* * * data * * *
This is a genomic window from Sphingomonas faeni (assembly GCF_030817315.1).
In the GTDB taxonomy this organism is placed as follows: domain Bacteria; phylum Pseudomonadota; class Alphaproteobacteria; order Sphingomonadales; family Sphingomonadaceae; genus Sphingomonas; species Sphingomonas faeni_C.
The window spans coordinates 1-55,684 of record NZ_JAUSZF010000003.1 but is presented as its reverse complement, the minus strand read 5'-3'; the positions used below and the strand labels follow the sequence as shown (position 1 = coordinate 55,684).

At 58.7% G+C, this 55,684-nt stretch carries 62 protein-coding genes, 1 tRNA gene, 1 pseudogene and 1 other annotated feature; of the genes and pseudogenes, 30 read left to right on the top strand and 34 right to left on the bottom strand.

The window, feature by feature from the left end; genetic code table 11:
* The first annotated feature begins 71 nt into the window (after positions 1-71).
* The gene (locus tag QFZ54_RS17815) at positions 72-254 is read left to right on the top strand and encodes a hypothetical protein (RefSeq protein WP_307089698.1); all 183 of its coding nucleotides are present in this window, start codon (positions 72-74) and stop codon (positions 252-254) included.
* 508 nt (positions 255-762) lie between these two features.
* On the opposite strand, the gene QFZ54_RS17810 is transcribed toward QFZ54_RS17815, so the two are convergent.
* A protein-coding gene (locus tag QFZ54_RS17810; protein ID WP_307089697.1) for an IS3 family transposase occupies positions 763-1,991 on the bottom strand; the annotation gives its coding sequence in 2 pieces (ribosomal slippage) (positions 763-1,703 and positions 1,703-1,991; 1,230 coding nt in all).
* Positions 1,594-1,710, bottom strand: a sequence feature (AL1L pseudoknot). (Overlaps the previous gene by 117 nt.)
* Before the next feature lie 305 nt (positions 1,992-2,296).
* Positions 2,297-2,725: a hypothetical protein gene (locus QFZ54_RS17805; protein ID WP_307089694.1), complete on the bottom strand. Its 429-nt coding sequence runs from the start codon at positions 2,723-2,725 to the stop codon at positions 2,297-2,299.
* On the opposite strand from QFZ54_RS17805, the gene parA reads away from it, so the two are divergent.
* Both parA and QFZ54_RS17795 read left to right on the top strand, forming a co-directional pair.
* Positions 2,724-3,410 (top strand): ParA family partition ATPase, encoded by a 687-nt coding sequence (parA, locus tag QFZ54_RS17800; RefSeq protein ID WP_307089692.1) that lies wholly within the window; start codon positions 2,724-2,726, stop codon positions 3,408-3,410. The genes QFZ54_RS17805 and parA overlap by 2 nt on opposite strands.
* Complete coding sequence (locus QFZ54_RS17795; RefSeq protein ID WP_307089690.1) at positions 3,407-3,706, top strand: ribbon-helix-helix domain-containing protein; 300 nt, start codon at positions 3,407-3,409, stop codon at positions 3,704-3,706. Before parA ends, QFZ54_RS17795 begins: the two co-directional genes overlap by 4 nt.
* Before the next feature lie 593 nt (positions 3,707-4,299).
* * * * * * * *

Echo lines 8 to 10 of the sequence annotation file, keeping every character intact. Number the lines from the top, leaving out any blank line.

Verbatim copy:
* 508 nt (positions 255-762) lie between these two features.
* On the opposite strand, the gene QFZ54_RS17810 is transcribed toward QFZ54_RS17815, so the two are convergent.
* A protein-coding gene (locus tag QFZ54_RS17810; protein ID WP_307089697.1) for an IS3 family transposase occupies positions 763-1,991 on the bottom strand; the annotation gives its coding sequence in 2 pieces (ribosomal slippage) (positions 763-1,703 and positions 1,703-1,991; 1,230 coding nt in all).